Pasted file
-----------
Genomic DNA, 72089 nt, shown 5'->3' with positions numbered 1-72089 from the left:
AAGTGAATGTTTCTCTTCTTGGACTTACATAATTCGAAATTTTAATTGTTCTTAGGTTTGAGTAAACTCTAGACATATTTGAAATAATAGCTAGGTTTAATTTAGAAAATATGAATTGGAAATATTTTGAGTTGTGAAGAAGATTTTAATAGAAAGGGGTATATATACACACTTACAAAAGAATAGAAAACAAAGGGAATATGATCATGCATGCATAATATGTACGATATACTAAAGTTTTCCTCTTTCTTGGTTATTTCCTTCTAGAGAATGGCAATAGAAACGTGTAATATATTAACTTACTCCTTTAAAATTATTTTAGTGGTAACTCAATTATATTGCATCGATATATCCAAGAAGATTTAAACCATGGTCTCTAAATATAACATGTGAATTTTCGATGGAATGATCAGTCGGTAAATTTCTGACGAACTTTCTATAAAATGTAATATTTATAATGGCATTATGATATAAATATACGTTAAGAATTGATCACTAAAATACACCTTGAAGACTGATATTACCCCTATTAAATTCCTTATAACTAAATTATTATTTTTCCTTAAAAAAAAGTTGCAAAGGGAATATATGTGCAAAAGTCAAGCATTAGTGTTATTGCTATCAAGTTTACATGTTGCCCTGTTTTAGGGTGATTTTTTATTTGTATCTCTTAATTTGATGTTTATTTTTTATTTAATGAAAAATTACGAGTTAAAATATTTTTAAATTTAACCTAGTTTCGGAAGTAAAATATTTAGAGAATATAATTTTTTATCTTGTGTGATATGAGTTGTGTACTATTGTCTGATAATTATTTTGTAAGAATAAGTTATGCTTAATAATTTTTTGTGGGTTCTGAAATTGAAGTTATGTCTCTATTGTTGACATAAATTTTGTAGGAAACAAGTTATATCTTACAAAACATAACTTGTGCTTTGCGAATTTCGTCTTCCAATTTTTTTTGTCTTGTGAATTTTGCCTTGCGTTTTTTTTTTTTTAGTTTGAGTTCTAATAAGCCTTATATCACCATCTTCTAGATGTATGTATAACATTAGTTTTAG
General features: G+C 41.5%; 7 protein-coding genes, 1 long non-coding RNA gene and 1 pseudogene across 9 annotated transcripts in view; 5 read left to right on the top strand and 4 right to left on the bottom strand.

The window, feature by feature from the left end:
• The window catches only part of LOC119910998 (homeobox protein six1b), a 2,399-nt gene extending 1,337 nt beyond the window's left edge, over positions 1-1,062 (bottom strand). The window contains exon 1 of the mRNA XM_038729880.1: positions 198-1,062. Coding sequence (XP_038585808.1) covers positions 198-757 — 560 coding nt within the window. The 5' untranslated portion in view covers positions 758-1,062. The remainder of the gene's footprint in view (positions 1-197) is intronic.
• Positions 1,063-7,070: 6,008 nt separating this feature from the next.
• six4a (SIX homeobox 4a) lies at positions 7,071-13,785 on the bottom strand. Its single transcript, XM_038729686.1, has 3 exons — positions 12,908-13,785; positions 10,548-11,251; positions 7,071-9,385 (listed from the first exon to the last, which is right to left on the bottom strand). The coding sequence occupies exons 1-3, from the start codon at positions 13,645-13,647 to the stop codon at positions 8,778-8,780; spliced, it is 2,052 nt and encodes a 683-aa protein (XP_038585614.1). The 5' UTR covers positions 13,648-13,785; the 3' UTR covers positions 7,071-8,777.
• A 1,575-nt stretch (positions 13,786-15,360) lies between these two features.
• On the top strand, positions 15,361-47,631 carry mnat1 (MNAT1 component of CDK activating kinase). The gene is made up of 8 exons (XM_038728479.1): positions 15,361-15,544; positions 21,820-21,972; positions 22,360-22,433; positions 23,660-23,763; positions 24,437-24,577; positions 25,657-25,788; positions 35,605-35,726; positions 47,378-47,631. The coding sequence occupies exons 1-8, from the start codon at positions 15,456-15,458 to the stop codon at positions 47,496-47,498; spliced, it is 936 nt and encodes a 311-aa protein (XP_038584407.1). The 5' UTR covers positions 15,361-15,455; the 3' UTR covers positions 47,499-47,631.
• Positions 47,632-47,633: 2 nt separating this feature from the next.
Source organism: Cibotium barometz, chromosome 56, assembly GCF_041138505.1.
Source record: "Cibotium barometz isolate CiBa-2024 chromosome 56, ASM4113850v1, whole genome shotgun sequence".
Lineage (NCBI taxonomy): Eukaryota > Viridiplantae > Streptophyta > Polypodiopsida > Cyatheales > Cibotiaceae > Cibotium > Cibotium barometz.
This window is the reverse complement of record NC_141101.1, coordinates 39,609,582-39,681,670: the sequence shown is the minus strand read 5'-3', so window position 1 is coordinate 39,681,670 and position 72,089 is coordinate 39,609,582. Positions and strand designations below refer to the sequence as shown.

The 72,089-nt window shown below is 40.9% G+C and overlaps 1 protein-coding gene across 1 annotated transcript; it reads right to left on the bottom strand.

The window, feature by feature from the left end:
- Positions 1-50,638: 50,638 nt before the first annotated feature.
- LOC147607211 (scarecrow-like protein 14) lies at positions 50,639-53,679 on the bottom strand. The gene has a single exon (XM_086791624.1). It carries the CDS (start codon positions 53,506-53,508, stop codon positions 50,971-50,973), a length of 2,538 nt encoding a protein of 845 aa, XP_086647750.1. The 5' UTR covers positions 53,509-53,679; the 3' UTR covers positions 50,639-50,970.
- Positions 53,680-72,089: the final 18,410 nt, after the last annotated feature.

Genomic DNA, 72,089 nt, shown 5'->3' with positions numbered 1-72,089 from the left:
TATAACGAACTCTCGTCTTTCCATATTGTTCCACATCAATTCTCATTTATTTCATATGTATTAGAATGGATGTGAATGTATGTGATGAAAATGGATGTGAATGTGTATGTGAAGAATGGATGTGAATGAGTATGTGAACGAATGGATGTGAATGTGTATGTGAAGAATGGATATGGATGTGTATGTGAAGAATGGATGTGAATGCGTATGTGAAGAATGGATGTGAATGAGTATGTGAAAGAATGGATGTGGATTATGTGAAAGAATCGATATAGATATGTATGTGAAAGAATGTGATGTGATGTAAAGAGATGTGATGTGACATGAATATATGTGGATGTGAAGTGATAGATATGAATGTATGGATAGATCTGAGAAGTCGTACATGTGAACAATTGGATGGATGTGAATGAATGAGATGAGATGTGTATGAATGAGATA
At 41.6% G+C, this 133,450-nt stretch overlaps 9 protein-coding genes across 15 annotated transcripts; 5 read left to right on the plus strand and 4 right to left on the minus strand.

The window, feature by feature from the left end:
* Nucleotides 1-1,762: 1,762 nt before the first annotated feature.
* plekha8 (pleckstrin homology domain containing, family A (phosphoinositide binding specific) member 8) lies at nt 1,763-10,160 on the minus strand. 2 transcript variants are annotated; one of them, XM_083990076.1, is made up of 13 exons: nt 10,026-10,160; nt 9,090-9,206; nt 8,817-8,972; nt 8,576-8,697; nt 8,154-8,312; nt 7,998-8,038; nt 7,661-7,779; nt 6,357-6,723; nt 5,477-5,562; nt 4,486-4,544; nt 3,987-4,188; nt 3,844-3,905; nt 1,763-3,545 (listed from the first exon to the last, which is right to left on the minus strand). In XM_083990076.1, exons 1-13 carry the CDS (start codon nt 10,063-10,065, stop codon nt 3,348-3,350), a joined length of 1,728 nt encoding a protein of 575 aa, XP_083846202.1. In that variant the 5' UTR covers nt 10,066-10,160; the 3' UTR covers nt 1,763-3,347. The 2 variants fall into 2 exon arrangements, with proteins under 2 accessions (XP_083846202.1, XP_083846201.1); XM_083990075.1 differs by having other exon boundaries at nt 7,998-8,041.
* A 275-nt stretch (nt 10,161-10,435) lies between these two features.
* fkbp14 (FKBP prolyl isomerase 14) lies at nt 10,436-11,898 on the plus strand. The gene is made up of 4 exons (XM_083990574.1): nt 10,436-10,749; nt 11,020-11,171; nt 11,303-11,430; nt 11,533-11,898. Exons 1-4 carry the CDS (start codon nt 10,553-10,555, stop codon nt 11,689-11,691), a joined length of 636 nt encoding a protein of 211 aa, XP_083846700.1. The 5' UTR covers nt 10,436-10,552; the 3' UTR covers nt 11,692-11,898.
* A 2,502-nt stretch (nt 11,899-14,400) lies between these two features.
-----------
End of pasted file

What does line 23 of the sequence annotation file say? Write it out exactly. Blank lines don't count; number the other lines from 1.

The window, feature by feature from the left end: